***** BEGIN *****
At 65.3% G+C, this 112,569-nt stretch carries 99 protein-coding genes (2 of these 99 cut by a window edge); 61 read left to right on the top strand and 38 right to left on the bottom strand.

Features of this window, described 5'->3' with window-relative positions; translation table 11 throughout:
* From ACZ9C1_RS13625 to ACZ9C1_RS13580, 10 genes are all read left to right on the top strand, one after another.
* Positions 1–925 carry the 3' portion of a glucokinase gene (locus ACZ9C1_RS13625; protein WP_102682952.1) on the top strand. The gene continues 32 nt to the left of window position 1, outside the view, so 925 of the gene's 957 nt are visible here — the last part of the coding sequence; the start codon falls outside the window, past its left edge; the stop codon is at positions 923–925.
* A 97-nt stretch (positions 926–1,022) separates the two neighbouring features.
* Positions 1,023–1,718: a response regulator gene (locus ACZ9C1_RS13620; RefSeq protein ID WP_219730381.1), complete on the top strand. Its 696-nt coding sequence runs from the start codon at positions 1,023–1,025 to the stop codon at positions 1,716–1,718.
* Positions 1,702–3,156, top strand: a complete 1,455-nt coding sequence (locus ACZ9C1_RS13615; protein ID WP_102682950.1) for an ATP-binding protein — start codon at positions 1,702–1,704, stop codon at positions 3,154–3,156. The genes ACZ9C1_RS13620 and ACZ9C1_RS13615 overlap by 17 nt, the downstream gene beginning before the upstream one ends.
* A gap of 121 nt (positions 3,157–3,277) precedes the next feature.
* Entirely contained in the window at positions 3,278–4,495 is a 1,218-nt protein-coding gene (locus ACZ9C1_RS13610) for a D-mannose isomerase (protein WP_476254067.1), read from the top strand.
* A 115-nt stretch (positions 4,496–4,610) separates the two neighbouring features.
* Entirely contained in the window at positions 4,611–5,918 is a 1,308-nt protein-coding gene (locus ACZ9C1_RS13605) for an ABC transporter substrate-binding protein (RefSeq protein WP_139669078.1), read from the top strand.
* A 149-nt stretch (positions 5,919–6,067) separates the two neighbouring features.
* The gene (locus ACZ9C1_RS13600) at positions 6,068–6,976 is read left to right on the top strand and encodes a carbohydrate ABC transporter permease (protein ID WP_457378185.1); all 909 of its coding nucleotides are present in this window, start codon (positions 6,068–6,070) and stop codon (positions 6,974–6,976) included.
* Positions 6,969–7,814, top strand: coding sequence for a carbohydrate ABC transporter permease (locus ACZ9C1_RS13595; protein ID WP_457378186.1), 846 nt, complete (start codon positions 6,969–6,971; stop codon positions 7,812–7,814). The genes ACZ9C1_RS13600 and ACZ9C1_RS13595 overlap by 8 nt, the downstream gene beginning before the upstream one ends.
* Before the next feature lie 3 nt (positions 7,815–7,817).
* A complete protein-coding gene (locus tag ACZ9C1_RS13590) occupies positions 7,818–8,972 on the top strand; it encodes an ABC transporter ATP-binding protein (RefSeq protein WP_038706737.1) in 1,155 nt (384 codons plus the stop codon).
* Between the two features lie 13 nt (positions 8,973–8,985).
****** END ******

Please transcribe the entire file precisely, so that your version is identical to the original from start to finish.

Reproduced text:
At 65.3% G+C, this 112,569-nt stretch carries 99 protein-coding genes (2 of these 99 cut by a window edge); 61 read left to right on the top strand and 38 right to left on the bottom strand.

Features of this window, described 5'->3' with window-relative positions; translation table 11 throughout:
* From ACZ9C1_RS13625 to ACZ9C1_RS13580, 10 genes are all read left to right on the top strand, one after another.
* Positions 1–925 carry the 3' portion of a glucokinase gene (locus ACZ9C1_RS13625; protein WP_102682952.1) on the top strand. The gene continues 32 nt to the left of window position 1, outside the view, so 925 of the gene's 957 nt are visible here — the last part of the coding sequence; the start codon falls outside the window, past its left edge; the stop codon is at positions 923–925.
* A 97-nt stretch (positions 926–1,022) separates the two neighbouring features.
* Positions 1,023–1,718: a response regulator gene (locus ACZ9C1_RS13620; RefSeq protein ID WP_219730381.1), complete on the top strand. Its 696-nt coding sequence runs from the start codon at positions 1,023–1,025 to the stop codon at positions 1,716–1,718.
* Positions 1,702–3,156, top strand: a complete 1,455-nt coding sequence (locus ACZ9C1_RS13615; protein ID WP_102682950.1) for an ATP-binding protein — start codon at positions 1,702–1,704, stop codon at positions 3,154–3,156. The genes ACZ9C1_RS13620 and ACZ9C1_RS13615 overlap by 17 nt, the downstream gene beginning before the upstream one ends.
* A gap of 121 nt (positions 3,157–3,277) precedes the next feature.
* Entirely contained in the window at positions 3,278–4,495 is a 1,218-nt protein-coding gene (locus ACZ9C1_RS13610) for a D-mannose isomerase (protein WP_476254067.1), read from the top strand.
* A 115-nt stretch (positions 4,496–4,610) separates the two neighbouring features.
* Entirely contained in the window at positions 4,611–5,918 is a 1,308-nt protein-coding gene (locus ACZ9C1_RS13605) for an ABC transporter substrate-binding protein (RefSeq protein WP_139669078.1), read from the top strand.
* A 149-nt stretch (positions 5,919–6,067) separates the two neighbouring features.
* The gene (locus ACZ9C1_RS13600) at positions 6,068–6,976 is read left to right on the top strand and encodes a carbohydrate ABC transporter permease (protein ID WP_457378185.1); all 909 of its coding nucleotides are present in this window, start codon (positions 6,068–6,070) and stop codon (positions 6,974–6,976) included.
* Positions 6,969–7,814, top strand: coding sequence for a carbohydrate ABC transporter permease (locus ACZ9C1_RS13595; protein ID WP_457378186.1), 846 nt, complete (start codon positions 6,969–6,971; stop codon positions 7,812–7,814). The genes ACZ9C1_RS13600 and ACZ9C1_RS13595 overlap by 8 nt, the downstream gene beginning before the upstream one ends.
* Before the next feature lie 3 nt (positions 7,815–7,817).
* A complete protein-coding gene (locus tag ACZ9C1_RS13590) occupies positions 7,818–8,972 on the top strand; it encodes an ABC transporter ATP-binding protein (RefSeq protein WP_038706737.1) in 1,155 nt (384 codons plus the stop codon).
* Between the two features lie 13 nt (positions 8,973–8,985).